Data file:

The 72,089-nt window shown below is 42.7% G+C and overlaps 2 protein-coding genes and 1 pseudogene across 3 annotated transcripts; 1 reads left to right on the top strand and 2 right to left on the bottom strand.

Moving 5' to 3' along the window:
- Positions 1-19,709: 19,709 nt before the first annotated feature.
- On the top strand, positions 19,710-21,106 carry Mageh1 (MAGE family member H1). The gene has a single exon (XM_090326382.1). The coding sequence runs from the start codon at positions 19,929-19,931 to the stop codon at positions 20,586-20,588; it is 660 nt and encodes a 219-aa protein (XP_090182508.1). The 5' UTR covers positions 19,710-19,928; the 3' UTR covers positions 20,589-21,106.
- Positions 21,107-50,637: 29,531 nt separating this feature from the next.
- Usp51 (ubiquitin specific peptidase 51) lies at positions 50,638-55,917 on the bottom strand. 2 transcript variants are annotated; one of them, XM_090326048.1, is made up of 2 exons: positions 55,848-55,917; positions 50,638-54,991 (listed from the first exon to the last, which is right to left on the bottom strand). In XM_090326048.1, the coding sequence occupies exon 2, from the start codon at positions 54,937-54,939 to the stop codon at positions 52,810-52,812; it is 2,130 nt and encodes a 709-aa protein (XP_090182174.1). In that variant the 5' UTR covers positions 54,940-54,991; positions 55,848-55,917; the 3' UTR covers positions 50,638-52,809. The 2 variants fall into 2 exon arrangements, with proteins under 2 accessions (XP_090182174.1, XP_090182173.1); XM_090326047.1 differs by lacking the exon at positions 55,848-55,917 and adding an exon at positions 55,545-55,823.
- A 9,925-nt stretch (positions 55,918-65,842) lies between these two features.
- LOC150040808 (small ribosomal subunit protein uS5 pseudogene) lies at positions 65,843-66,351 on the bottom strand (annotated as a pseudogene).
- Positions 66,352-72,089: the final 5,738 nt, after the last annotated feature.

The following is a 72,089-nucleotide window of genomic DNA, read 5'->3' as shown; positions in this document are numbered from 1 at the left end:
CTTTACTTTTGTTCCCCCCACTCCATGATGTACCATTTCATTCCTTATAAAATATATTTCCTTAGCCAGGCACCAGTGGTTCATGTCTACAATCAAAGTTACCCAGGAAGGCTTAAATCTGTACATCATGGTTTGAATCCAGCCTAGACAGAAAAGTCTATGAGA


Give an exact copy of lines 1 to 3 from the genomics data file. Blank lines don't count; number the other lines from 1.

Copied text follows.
The 72,089-nt window shown below is 42.7% G+C and overlaps 2 protein-coding genes and 1 pseudogene across 3 annotated transcripts; 1 reads left to right on the top strand and 2 right to left on the bottom strand.

Moving 5' to 3' along the window:
- Positions 1-19,709: 19,709 nt before the first annotated feature.